If I don't know you, I won't talk to you: why I have a cruel blacklisting app on my phone

By on Feb 4th


While attending a small film festival a few years ago, I made the mistake of texting my vote for the festival's best film. Within a couple days, my phone number had been sold to marketers and I started receiving a ton of text spams.

This made me very angry. I was already dealing with telemarketers calling my mobile, trying to sell me mortgage refinancing and carpet cleaning, and now I had to deal with shitty text spamming too? It started getting to the point where half the time my phone made a noise, it was a voicemail from a telemarketer or a text spam.

I got angry — and then I got an app.

I use Android, so the app I got is called Blacklist Pro, but I'm confident those of you with iPhones have similar options. The app has a variety of settings to control your privacy, and after a lot of fiddling, I have mine set meaner than mean:

  • If you're in my address book, my phone rings and I get your texts like normal.
  • If you're not in my address book and you text me, your message is blocked and I get a little silent Blacklist notification of the message. I'll check it eventually, but my phone doesn't make a noise so it may be hours. (I KNOW: hours!)
  • If you're not in my address book and you call me, my app hangs up on you. Then gives me another little silent notification letting me know the number that was ignored.

I used to have the app set to send non-contact phone calls to voicemail, but after getting a few dozen messages from machines talking to me about credit card offers and home security systems, I went for the super-cruel option of just having the app hang up on unknown callers. I get a silent notification of the number that was blocked, and if it's a local number I usually call back.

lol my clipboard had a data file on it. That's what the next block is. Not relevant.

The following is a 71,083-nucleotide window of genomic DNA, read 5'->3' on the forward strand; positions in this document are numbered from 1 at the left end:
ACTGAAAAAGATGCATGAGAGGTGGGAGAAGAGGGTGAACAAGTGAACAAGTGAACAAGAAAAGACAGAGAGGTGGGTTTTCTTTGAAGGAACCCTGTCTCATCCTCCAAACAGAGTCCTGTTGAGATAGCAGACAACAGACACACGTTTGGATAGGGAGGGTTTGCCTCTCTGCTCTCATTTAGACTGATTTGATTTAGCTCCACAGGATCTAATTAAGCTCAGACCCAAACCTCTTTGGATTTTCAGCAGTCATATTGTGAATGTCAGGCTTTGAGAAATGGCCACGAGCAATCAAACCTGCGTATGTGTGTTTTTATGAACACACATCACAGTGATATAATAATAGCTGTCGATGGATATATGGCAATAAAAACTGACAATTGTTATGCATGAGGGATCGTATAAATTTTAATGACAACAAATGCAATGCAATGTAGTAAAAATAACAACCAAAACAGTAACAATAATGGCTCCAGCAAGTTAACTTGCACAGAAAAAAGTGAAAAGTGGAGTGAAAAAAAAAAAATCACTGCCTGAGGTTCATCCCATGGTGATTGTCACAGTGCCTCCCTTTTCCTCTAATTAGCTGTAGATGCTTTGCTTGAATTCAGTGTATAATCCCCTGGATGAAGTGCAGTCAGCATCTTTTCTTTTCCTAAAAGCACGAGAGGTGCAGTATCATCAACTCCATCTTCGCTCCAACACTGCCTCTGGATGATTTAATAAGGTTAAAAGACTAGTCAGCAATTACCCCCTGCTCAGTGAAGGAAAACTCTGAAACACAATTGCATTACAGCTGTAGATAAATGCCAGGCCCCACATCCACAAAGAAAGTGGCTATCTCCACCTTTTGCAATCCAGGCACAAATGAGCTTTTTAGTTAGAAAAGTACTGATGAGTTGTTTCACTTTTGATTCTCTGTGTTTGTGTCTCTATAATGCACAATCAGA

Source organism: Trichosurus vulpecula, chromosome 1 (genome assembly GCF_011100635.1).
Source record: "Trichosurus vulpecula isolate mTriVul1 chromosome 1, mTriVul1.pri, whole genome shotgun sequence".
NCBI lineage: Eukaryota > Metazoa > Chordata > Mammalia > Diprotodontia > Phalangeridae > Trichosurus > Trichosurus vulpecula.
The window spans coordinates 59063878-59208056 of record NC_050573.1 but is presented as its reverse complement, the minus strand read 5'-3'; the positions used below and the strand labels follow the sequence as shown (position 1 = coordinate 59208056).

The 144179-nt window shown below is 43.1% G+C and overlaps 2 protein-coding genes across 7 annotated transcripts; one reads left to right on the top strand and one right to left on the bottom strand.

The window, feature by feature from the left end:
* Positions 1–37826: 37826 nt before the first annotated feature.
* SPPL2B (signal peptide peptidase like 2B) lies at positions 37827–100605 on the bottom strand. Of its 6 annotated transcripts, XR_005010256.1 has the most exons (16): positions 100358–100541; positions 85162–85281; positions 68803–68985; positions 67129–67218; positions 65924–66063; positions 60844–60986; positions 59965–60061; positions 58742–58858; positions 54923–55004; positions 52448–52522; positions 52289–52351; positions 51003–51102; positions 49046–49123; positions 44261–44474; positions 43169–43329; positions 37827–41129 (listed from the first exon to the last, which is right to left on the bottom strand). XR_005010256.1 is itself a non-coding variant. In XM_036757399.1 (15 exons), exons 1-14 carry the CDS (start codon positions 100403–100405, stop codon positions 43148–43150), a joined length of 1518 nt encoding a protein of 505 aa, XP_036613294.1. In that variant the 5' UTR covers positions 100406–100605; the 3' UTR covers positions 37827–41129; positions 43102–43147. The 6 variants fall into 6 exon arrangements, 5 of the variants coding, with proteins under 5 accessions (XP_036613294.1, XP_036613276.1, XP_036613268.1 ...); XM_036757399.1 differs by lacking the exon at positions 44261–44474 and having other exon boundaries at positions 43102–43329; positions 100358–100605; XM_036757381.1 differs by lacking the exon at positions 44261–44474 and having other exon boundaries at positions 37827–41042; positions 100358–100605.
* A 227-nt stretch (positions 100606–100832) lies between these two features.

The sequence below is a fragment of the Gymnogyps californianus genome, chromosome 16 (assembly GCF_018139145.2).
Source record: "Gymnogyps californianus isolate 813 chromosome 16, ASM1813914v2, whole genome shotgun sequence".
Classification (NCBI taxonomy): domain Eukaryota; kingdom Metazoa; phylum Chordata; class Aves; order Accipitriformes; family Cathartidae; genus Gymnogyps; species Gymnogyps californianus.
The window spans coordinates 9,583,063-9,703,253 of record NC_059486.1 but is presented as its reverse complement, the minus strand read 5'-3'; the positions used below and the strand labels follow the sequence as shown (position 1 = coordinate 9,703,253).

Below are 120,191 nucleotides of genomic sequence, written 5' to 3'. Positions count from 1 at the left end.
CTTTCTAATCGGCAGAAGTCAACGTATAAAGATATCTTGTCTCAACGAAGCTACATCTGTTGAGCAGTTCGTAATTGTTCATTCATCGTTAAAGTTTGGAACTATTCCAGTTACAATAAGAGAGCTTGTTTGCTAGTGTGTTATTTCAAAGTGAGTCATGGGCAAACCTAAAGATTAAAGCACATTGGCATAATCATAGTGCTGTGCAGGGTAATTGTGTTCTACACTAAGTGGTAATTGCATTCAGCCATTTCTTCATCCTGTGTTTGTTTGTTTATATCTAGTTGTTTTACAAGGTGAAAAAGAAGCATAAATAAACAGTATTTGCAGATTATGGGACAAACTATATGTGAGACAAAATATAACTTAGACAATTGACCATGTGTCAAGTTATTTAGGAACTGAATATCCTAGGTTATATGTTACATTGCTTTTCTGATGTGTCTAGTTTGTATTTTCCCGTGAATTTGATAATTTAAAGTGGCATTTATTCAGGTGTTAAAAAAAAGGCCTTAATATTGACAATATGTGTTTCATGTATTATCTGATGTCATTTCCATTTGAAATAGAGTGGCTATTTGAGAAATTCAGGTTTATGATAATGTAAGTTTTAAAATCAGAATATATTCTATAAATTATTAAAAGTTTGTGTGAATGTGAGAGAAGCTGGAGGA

Now look: I realize this method is kinda hardcore. I risk missing calls from friends calling from new or unknown numbers. When I'm expecting a call from someone (say someone who I've called, or a journalist, or a job reference for an Offbeat Empire part-timer interviewing for a day job), I just turn the app off.

99% of the time, however, if you're not in my phone's contact list, I probably don't want to talk to you. At least not right now.

Part of how this works for me is that I'm VERY easy to contact online. Google my name and the top thing that pops up is my portfolio page that includes a form to contact me. I'm super easy to find on Twitter. You can contact me via one of my business websites. You can probably even guess what my work email address is. (That's also the reason why I'm the asshole without contact info on my business cards.)

Here's my thinking: If a friend calls from a new number and can't get through, they have my email address. If you want to talk business, and you're cold-calling me, you're probably not the kind of person I want to do business with. Again, part of why this works is because I'm so easy to find online… my phone is a special communication channel, and my privacy is a very high priority for me.

Of course… I may be extra sensitive about this issue because there was that one time when my cell number got listed in the yellow pages as an Escort Service and I started getting Johns calling me every weekend night.

How far do YOU go to protect your privacy on your phone? Do you use a blacklist app?